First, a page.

Thank you for your fine post regarding congregations that have different types of worship each Sunday. There is no way that there can be unity in such a congregation.

I am a member of a Lutheran congregation that is possibly doing things in a worse way.

The first and third Sundays we use either the old page 15 from TLH or the Bugenhagen, and the Lord's Supper is celebrated.

The second, fourth and fifth Sundays, Matins or a 'chorale service' is used.

Personally, I find Matins, with the beautiful Venite to be a wonderful service, but not for Sunday morning services.

The 'chorale service' is such in name only. A true Chorale Service uses hymns, choral music, etc. in the place of the ordinaries. No such thing is done in these 'services'. The ordinaries are left out altogether. This 'service' should not be used on Sunday morning.

There is no choice of service on a given Sunay. It's truly sad.

What's sadder is that the leaders of the congregation believe this to be a good thing.

It just may be time to start looking elsewhere.

Pastor Peters said...

If I had my druthers... I would have Sung Matins (or Morning Prayer) every Sunday as the preparation for the Divine Service... Bible Study after Matins. . . the full sung Divine Service. . . followed by breakfast/brunch at Church where the gathered community might fellowship as the community of Christ they were made to be at the Eucharist. . . and then again at sundown for Evening Prayer (with incense). . .

I almost said "For me" when I stopped myself -- for our Confessions the ordinary service of the Lord's Day is the Divine Service. The offices may be surround Divine Service but they were not meant to replace it.

The musical setting may vary but I think varying it every week is too much. We use a setting for a year and then switch. This year, because we celebrate our 50th anniversary as a congregation, we are using the TLH p. 15 service (Divine Service, Setting three), on the third Sunday of each month. Even then it is a little jarring to switch so often. Music is sort of a part of the ordinary even thought it is not technically ordinary. . .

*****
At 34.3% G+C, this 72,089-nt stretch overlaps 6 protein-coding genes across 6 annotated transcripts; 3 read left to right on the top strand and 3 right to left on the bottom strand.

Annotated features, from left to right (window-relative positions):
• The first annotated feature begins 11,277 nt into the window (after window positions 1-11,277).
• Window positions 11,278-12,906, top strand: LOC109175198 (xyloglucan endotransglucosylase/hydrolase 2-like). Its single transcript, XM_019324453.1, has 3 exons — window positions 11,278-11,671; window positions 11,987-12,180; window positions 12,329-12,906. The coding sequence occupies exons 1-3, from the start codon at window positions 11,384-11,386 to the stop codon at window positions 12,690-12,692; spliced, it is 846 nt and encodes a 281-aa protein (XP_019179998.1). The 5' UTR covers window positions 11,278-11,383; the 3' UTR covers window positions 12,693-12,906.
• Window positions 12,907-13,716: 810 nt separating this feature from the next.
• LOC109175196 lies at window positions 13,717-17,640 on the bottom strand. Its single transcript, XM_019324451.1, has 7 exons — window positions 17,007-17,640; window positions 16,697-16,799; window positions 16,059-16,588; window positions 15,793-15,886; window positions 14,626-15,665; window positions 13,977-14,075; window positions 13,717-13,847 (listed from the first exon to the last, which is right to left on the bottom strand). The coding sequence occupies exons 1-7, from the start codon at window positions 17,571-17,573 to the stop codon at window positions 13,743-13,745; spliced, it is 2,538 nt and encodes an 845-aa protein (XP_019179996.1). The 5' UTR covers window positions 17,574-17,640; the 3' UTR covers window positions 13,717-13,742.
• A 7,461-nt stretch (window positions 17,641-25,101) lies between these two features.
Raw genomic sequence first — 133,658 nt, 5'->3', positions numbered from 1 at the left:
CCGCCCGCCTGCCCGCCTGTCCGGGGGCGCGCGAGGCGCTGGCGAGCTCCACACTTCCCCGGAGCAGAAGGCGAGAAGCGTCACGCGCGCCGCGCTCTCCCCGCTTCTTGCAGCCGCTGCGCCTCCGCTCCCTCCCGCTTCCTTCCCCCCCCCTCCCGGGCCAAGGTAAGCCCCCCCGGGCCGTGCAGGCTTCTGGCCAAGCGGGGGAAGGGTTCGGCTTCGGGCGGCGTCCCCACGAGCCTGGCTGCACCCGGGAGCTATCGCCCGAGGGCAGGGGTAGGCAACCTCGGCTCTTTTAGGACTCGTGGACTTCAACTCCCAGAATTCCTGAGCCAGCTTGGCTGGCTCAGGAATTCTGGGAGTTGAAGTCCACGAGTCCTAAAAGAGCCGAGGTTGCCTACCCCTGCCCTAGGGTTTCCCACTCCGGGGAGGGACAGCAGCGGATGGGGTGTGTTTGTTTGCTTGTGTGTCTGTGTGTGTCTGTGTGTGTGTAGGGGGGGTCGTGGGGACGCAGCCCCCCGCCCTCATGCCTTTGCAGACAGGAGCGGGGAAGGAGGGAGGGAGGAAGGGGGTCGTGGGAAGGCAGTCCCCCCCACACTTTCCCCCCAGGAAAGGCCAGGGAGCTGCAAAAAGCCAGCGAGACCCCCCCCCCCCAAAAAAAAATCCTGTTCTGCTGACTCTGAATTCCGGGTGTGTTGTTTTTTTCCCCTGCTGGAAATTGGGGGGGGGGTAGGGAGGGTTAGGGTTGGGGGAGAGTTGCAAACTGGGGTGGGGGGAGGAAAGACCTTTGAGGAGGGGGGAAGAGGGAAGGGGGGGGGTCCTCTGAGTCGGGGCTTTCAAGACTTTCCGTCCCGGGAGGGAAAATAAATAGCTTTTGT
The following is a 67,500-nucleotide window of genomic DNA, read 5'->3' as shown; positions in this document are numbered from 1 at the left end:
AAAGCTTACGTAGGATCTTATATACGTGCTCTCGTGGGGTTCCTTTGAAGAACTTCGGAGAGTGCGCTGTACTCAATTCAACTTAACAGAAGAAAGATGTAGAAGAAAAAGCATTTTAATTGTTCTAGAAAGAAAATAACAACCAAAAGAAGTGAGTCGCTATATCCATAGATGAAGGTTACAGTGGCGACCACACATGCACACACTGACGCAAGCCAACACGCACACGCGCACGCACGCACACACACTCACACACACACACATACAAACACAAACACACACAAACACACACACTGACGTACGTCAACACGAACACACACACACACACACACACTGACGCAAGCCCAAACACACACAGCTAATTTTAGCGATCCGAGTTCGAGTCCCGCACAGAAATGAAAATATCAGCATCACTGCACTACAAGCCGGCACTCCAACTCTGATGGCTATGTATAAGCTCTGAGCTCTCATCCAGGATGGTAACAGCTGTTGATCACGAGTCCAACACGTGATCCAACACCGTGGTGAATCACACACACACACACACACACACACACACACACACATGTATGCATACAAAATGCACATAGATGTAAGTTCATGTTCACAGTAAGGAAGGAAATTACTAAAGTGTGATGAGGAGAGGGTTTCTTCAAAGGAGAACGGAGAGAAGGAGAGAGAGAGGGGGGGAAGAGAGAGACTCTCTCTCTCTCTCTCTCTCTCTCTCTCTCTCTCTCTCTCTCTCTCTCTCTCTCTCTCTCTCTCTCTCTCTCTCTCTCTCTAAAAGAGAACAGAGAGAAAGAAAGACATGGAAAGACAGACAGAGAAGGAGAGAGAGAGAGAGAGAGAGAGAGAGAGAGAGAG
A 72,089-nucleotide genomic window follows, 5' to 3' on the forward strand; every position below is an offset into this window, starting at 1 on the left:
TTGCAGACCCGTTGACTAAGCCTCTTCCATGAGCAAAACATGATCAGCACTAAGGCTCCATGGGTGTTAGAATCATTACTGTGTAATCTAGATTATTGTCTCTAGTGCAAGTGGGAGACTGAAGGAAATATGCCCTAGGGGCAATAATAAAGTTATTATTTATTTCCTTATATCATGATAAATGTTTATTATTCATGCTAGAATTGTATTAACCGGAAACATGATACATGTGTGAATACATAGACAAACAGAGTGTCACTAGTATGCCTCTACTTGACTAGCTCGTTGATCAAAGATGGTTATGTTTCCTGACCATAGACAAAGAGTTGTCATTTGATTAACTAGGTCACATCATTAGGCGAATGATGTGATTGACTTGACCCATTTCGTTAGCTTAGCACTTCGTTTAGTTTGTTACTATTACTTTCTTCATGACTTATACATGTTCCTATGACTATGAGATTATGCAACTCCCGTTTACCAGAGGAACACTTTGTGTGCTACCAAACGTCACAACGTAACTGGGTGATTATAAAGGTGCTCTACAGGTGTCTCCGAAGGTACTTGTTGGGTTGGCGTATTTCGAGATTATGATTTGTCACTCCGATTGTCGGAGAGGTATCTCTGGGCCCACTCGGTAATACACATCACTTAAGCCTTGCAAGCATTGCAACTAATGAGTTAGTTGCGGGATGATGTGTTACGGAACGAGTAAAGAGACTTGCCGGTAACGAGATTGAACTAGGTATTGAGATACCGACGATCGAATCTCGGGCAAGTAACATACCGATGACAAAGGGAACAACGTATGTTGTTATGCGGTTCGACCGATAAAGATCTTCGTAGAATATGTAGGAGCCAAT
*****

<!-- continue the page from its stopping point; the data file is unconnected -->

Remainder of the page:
I grieve for those who have few options open to them, who search for a parish where the Divine Service is central, where life and mission flow from that Divine Service. I have no answer except to say that 25 miles might be a small price to pay to have what you treasure in the gift of Christ in Word and Sacrament. We have people who drive as much as 70 miles one way to be here on Sunday morning...

Anonymous said...

I fully sympathize with those who are faced with this dilemma. It may the cross some of us are called to bear at this time as we seek to remain faithful to orthodox Lutheran teaching and praxis.

At the moment I am driving about 20 miles round trip to attend an LCMS parish that has remained faithful to authentic Lutheran worship and teaching. There are two ELCA parishes within ten minutes of my house, several Catholic parishes and one Orthodox parish. However, I have to go where my heart is calling me. I cannot with integrity worship in a church body with which I am not in full doctrinal agreement. Reverence and high ceremonial exist in very heterodox Christian bodies and are not necessarily markers of faithfulness.

Still, I am by no means criticizing James and others who are struggling with these issues.


Anonymous said...

in the 'modern' service s what is done is being referred to as the "7-11" worship....sing the same song or praise songs (7words) ll times. I do not find it to be reverent. how could it be to our most Holy Father?
It is similar to Chanting and borders on practicing occultish, as if participates are trying to conger up some mysticial feeling